AURI and Minnesota Soybean, we continue to share the data that proves this product does extend the life of asphalt streets and roads beyond their original life span,” Youngerberg said. “That’s exactly why we helped with the Becker County application — so people can see how well it works in their area.”

Another MSR&PC checkoffsupported technology has influenced RePlay’sPlasmaproduction.Blue,which uses highfrequency electricity to transform sustainably grown feedstocks into biodiesel (also known as soy methyl ester or SME), is a simpler, quicker and less-expensive transesterification process. Because Plasma Blue, which is owned by MSR&PC, uses technology that delivers a more complete conversion, RePlay’s manufacturer purchased the SME product made using a plasma unit.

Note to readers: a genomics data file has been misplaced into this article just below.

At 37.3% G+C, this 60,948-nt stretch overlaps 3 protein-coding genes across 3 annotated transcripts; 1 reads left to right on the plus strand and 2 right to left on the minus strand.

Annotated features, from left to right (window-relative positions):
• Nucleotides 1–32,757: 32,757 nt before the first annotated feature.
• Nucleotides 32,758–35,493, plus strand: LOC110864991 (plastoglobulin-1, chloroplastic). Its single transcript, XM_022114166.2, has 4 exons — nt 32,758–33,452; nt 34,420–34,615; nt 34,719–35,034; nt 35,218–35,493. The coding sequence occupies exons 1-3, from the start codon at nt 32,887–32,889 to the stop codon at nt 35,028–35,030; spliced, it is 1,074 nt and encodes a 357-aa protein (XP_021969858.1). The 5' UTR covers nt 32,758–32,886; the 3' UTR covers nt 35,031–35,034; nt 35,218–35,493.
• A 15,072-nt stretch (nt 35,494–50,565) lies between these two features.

“MSR&PC continues to invest in new and exciting research and development efforts ... Markets don’t just happen — they’re created.”

chip seal, MSR&PC supported the endeavor with checkoff dollars. Investing in this project also provides an opportunity to showcase RePlay’s value to other city and county officials in the “Betweenstate.

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To offset the additional expense of applying RePlay in place of traditional